K-K-7041K-K-7040The importance of communication continues even after kids leave for camp. Camp is such a wonderful time to encourage your child because it provides a unique opportunity to communicate with one another in a new and exciting way through letter or email. Most children don’t get much mail of their own at home, so this experience brings a newfound sense of independence. When writing letters to your child at camp, don’t dwell on home too much; instead, ask questions about their experiences and tell them how excited you are to hear of the fun adventures they are having, and the new friends they are making. You want to make sure your letters serve as an outlet for them to share their thoughts and memories, rather than a catalyst for homesickness.

Instill Confidence

In addition to open communication, you can also take steps to prepare your child in terms of confidence. This process should start long before camp. It all begins with letting children know that they are strong and capable. Speak confidence and positivity into them, and be sure not to overstate how much you will miss them while they are gone, as this could lead them to associate camp with feelings of sadness or guilt. Instead, talk about how quickly time will pass and how much fun they’re going to have during their new adventure.

Equip for the Challenge

Avoid telling children that if they become sad, you will pick them up; if children know they have an easy ‘out’, they might avoid immersing themselves in the challenging, character-building aspects of camp that will help them grow most. Instead, you can talk about how to cope if they do happen to have a moment of sadness. Suggest things like writing a letter home, hugging a favorite stuffed animal, or talking to someone. Teach them to “bounce” their thoughts––this is the ability to recognize that they are sad, and then choose to bounce their thoughts to something happy.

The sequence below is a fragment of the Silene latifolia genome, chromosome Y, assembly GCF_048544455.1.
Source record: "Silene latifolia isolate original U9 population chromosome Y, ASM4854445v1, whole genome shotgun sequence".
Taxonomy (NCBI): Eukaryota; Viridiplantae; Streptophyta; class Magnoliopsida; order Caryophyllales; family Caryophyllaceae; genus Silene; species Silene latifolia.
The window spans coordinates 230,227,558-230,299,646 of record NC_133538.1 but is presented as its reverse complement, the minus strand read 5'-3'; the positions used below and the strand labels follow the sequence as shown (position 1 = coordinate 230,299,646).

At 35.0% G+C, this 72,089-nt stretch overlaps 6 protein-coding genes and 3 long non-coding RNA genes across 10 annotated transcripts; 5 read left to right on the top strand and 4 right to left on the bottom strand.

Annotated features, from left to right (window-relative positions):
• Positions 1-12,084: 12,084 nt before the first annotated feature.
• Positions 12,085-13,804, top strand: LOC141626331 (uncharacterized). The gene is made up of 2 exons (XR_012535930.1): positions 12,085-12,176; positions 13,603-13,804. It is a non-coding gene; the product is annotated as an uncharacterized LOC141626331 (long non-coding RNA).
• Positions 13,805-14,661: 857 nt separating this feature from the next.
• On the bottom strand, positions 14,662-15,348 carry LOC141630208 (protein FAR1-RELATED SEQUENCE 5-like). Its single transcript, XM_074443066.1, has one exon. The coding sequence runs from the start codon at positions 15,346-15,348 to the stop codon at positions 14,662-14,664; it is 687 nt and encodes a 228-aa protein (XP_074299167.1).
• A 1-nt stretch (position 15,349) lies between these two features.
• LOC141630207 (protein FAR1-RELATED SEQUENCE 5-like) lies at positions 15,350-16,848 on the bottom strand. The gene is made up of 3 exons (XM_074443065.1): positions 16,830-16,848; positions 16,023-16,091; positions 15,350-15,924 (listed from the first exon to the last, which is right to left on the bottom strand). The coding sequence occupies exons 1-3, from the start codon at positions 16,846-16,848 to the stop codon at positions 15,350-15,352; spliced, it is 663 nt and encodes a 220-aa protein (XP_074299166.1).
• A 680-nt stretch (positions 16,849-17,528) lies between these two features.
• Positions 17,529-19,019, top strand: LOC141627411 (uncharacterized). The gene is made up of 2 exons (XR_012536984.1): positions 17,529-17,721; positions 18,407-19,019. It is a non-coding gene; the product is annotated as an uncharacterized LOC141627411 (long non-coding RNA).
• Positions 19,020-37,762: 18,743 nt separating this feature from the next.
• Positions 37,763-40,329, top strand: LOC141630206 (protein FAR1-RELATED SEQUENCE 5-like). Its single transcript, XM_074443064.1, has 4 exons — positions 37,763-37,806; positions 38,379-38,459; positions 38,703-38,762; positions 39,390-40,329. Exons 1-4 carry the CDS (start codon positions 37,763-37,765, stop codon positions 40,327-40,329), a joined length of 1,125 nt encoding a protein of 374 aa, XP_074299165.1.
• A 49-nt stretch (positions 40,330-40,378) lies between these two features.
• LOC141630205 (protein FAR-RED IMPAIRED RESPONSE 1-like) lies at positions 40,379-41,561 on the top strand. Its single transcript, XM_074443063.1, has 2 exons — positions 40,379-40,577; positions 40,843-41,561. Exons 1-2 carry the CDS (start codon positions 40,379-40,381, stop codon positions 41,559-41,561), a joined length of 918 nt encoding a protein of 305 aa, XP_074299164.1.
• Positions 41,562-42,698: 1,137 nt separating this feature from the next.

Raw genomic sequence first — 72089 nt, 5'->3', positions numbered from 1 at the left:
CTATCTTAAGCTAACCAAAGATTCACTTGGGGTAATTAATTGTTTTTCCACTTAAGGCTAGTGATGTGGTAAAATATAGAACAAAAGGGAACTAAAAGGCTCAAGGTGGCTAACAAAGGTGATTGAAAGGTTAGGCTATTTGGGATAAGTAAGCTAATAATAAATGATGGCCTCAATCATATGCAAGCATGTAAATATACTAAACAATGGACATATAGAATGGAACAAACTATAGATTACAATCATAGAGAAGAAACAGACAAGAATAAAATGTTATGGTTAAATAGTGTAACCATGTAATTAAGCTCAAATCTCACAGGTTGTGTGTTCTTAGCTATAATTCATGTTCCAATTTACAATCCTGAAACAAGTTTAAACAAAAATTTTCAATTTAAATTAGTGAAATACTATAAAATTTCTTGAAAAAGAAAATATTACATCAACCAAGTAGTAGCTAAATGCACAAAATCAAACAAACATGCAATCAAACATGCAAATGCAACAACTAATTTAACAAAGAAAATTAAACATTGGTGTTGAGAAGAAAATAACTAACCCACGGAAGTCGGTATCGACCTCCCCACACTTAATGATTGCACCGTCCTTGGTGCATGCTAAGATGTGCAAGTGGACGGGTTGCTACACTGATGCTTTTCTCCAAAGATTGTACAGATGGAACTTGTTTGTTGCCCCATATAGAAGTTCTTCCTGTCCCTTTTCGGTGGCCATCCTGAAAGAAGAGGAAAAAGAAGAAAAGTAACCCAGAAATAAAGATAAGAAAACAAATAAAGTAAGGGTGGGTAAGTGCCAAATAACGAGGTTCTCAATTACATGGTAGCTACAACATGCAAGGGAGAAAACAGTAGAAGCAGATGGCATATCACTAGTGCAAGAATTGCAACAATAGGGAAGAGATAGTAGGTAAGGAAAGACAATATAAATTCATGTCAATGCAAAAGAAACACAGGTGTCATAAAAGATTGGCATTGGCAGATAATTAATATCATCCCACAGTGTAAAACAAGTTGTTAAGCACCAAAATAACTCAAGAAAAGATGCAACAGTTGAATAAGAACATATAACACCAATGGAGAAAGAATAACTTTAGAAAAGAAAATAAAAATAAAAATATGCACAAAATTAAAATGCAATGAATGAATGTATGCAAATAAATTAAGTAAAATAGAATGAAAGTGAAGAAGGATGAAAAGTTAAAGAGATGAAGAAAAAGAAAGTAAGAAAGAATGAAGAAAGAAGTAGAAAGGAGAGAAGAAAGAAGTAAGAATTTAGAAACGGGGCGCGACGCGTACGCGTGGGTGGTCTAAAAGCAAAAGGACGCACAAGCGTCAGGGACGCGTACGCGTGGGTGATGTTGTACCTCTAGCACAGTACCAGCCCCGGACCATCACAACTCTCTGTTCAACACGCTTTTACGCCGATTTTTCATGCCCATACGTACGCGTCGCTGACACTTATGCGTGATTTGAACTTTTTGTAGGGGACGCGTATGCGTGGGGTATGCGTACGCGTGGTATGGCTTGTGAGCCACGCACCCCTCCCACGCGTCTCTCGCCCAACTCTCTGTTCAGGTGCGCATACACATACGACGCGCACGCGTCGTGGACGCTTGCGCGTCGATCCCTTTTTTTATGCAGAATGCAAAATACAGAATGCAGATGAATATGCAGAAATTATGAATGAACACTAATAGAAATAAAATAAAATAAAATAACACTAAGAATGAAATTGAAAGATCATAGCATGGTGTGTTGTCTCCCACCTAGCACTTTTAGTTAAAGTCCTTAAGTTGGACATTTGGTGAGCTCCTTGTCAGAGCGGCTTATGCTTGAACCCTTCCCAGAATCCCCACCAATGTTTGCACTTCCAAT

As parents, we often want to keep our children from any kind of struggle or trouble. This is a good and natural part of parenting. Unfortunately, we can only keep our kids from so much and for so long before our protection begins to inhibit their natural growth in character and confidence. Our children are bound to encounter trials in this world, and it’s our job as parents to equip them to be able to face these challenges on their own.

The best way to prepare children is to allow them to encounter small trials in a safe environment where you know they will be cared for and loved. Camp is the perfect opportunity for them to face and overcome minor hurdles like building new friendships, making decisions on their own, coping with a little homesickness and more. Children will feel accomplished knowing they have handled something difficult on their own, thus setting them up for success and giving them experiences to draw from the next time a challenge arises.

Preparing your child to respond to opportunities and challenges like homesickness will set him or her up to truly experience all that summer camp has to offer. Small victories, like getting settled into their cabin or conquering a little sadness will soon translate into larger victories, like making new friends, and trying new things You will be surprised at how transformative the camp experience can be. Your child will return braver, stronger and better equipped to handle the challenges of everyday life.